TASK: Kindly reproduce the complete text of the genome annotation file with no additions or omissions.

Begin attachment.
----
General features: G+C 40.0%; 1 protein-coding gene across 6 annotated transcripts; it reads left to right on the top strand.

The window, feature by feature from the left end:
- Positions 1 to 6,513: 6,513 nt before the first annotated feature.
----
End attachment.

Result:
General features: G+C 40.0%; 1 protein-coding gene across 6 annotated transcripts; it reads left to right on the top strand.

The window, feature by feature from the left end:
- Positions 1 to 6,513: 6,513 nt before the first annotated feature.